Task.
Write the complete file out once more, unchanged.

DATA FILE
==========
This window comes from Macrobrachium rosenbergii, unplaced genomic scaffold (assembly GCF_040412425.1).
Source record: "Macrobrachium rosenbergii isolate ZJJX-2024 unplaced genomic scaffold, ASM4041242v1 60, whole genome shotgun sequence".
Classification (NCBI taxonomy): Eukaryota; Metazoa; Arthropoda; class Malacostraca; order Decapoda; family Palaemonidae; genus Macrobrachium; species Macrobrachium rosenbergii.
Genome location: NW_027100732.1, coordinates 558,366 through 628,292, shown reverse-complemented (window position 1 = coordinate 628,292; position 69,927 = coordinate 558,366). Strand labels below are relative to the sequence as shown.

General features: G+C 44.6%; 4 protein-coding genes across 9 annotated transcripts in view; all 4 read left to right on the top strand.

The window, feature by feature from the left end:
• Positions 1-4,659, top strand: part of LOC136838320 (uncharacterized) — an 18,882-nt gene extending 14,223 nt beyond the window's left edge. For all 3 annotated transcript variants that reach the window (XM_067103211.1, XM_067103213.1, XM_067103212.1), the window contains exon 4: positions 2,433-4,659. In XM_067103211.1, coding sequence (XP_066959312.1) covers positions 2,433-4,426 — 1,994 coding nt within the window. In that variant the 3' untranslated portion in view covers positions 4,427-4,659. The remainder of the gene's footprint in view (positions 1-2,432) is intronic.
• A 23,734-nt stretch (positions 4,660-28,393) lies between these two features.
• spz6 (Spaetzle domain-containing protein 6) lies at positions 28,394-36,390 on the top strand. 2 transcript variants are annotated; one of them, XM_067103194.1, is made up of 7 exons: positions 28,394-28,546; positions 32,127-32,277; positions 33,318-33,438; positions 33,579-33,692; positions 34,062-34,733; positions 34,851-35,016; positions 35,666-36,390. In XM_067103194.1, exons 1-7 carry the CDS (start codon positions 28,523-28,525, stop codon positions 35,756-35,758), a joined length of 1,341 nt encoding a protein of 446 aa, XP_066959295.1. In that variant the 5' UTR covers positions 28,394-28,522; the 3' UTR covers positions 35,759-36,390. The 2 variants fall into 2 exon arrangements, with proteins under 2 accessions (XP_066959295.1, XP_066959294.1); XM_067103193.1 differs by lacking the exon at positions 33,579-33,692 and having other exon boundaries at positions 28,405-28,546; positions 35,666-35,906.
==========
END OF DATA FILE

This window comes from Macrobrachium rosenbergii, unplaced genomic scaffold (assembly GCF_040412425.1).
Source record: "Macrobrachium rosenbergii isolate ZJJX-2024 unplaced genomic scaffold, ASM4041242v1 60, whole genome shotgun sequence".
Classification (NCBI taxonomy): Eukaryota; Metazoa; Arthropoda; class Malacostraca; order Decapoda; family Palaemonidae; genus Macrobrachium; species Macrobrachium rosenbergii.
Genome location: NW_027100732.1, coordinates 558,366 through 628,292, shown reverse-complemented (window position 1 = coordinate 628,292; position 69,927 = coordinate 558,366). Strand labels below are relative to the sequence as shown.

General features: G+C 44.6%; 4 protein-coding genes across 9 annotated transcripts in view; all 4 read left to right on the top strand.

The window, feature by feature from the left end:
• Positions 1-4,659, top strand: part of LOC136838320 (uncharacterized) — an 18,882-nt gene extending 14,223 nt beyond the window's left edge. For all 3 annotated transcript variants that reach the window (XM_067103211.1, XM_067103213.1, XM_067103212.1), the window contains exon 4: positions 2,433-4,659. In XM_067103211.1, coding sequence (XP_066959312.1) covers positions 2,433-4,426 — 1,994 coding nt within the window. In that variant the 3' untranslated portion in view covers positions 4,427-4,659. The remainder of the gene's footprint in view (positions 1-2,432) is intronic.
• A 23,734-nt stretch (positions 4,660-28,393) lies between these two features.
• spz6 (Spaetzle domain-containing protein 6) lies at positions 28,394-36,390 on the top strand. 2 transcript variants are annotated; one of them, XM_067103194.1, is made up of 7 exons: positions 28,394-28,546; positions 32,127-32,277; positions 33,318-33,438; positions 33,579-33,692; positions 34,062-34,733; positions 34,851-35,016; positions 35,666-36,390. In XM_067103194.1, exons 1-7 carry the CDS (start codon positions 28,523-28,525, stop codon positions 35,756-35,758), a joined length of 1,341 nt encoding a protein of 446 aa, XP_066959295.1. In that variant the 5' UTR covers positions 28,394-28,522; the 3' UTR covers positions 35,759-36,390. The 2 variants fall into 2 exon arrangements, with proteins under 2 accessions (XP_066959295.1, XP_066959294.1); XM_067103193.1 differs by lacking the exon at positions 33,579-33,692 and having other exon boundaries at positions 28,405-28,546; positions 35,666-35,906.